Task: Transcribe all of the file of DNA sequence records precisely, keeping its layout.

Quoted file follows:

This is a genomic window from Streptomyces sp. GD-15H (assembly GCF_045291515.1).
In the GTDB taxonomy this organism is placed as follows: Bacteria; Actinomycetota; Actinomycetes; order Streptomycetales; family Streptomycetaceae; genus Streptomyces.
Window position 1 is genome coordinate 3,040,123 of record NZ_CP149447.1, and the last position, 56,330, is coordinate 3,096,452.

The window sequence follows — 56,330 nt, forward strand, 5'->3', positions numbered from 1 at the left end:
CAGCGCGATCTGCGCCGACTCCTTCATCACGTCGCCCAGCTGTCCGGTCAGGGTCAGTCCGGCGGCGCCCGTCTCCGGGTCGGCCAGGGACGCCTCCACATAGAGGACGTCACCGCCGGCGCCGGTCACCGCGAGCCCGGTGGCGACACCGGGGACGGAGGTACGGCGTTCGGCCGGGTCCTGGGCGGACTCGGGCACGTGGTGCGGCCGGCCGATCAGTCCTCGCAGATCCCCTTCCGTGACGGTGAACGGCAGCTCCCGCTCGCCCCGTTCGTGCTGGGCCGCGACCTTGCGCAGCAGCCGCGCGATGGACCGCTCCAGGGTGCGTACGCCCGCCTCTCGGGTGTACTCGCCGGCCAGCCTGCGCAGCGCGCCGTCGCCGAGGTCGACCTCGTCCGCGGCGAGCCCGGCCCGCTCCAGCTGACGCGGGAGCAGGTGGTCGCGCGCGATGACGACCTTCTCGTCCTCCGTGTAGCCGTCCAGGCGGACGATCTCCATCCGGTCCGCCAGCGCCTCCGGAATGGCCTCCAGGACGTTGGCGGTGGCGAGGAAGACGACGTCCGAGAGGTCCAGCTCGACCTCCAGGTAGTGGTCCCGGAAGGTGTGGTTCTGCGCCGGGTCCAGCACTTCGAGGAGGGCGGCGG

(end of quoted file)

This is a genomic window from Streptomyces sp. GD-15H (assembly GCF_045291515.1).
In the GTDB taxonomy this organism is placed as follows: Bacteria; Actinomycetota; Actinomycetes; order Streptomycetales; family Streptomycetaceae; genus Streptomyces.
Window position 1 is genome coordinate 3,040,123 of record NZ_CP149447.1, and the last position, 56,330, is coordinate 3,096,452.

The window sequence follows — 56,330 nt, forward strand, 5'->3', positions numbered from 1 at the left end:
CAGCGCGATCTGCGCCGACTCCTTCATCACGTCGCCCAGCTGTCCGGTCAGGGTCAGTCCGGCGGCGCCCGTCTCCGGGTCGGCCAGGGACGCCTCCACATAGAGGACGTCACCGCCGGCGCCGGTCACCGCGAGCCCGGTGGCGACACCGGGGACGGAGGTACGGCGTTCGGCCGGGTCCTGGGCGGACTCGGGCACGTGGTGCGGCCGGCCGATCAGTCCTCGCAGATCCCCTTCCGTGACGGTGAACGGCAGCTCCCGCTCGCCCCGTTCGTGCTGGGCCGCGACCTTGCGCAGCAGCCGCGCGATGGACCGCTCCAGGGTGCGTACGCCCGCCTCTCGGGTGTACTCGCCGGCCAGCCTGCGCAGCGCGCCGTCGCCGAGGTCGACCTCGTCCGCGGCGAGCCCGGCCCGCTCCAGCTGACGCGGGAGCAGGTGGTCGCGCGCGATGACGACCTTCTCGTCCTCCGTGTAGCCGTCCAGGCGGACGATCTCCATCCGGTCCGCCAGCGCCTCCGGAATGGCCTCCAGGACGTTGGCGGTGGCGAGGAAGACGACGTCCGAGAGGTCCAGCTCGACCTCCAGGTAGTGGTCCCGGAAGGTGTGGTTCTGCGCCGGGTCCAGCACTTCGAGGAGGGCGGCGG